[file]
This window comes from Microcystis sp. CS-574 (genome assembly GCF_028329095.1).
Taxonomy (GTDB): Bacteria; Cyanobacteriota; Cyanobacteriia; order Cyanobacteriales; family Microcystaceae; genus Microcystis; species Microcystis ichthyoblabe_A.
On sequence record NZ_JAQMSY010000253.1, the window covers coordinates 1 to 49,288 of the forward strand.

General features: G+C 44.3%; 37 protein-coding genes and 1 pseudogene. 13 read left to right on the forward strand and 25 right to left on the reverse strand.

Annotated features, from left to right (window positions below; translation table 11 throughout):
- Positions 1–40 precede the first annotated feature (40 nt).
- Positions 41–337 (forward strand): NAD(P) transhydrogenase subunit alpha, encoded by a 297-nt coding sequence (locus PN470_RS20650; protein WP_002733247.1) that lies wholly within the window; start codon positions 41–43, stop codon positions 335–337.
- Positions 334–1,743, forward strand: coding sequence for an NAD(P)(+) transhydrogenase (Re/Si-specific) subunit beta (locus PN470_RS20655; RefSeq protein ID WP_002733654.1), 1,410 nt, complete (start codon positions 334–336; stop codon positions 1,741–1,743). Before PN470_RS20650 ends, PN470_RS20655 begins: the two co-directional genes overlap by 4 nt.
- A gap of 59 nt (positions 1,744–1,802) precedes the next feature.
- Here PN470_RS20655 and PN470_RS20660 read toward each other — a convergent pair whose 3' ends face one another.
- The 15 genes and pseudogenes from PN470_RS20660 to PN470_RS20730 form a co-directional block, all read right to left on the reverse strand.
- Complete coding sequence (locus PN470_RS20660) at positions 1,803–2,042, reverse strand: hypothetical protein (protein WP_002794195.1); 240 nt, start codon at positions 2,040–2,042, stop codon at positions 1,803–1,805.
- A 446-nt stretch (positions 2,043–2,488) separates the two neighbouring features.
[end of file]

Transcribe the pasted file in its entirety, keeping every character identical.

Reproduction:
This window comes from Microcystis sp. CS-574 (genome assembly GCF_028329095.1).
Taxonomy (GTDB): Bacteria; Cyanobacteriota; Cyanobacteriia; order Cyanobacteriales; family Microcystaceae; genus Microcystis; species Microcystis ichthyoblabe_A.
On sequence record NZ_JAQMSY010000253.1, the window covers coordinates 1 to 49,288 of the forward strand.

General features: G+C 44.3%; 37 protein-coding genes and 1 pseudogene. 13 read left to right on the forward strand and 25 right to left on the reverse strand.

Annotated features, from left to right (window positions below; translation table 11 throughout):
- Positions 1–40 precede the first annotated feature (40 nt).
- Positions 41–337 (forward strand): NAD(P) transhydrogenase subunit alpha, encoded by a 297-nt coding sequence (locus PN470_RS20650; protein WP_002733247.1) that lies wholly within the window; start codon positions 41–43, stop codon positions 335–337.
- Positions 334–1,743, forward strand: coding sequence for an NAD(P)(+) transhydrogenase (Re/Si-specific) subunit beta (locus PN470_RS20655; RefSeq protein ID WP_002733654.1), 1,410 nt, complete (start codon positions 334–336; stop codon positions 1,741–1,743). Before PN470_RS20650 ends, PN470_RS20655 begins: the two co-directional genes overlap by 4 nt.
- A gap of 59 nt (positions 1,744–1,802) precedes the next feature.
- Here PN470_RS20655 and PN470_RS20660 read toward each other — a convergent pair whose 3' ends face one another.
- The 15 genes and pseudogenes from PN470_RS20660 to PN470_RS20730 form a co-directional block, all read right to left on the reverse strand.
- Complete coding sequence (locus PN470_RS20660) at positions 1,803–2,042, reverse strand: hypothetical protein (protein WP_002794195.1); 240 nt, start codon at positions 2,040–2,042, stop codon at positions 1,803–1,805.
- A 446-nt stretch (positions 2,043–2,488) separates the two neighbouring features.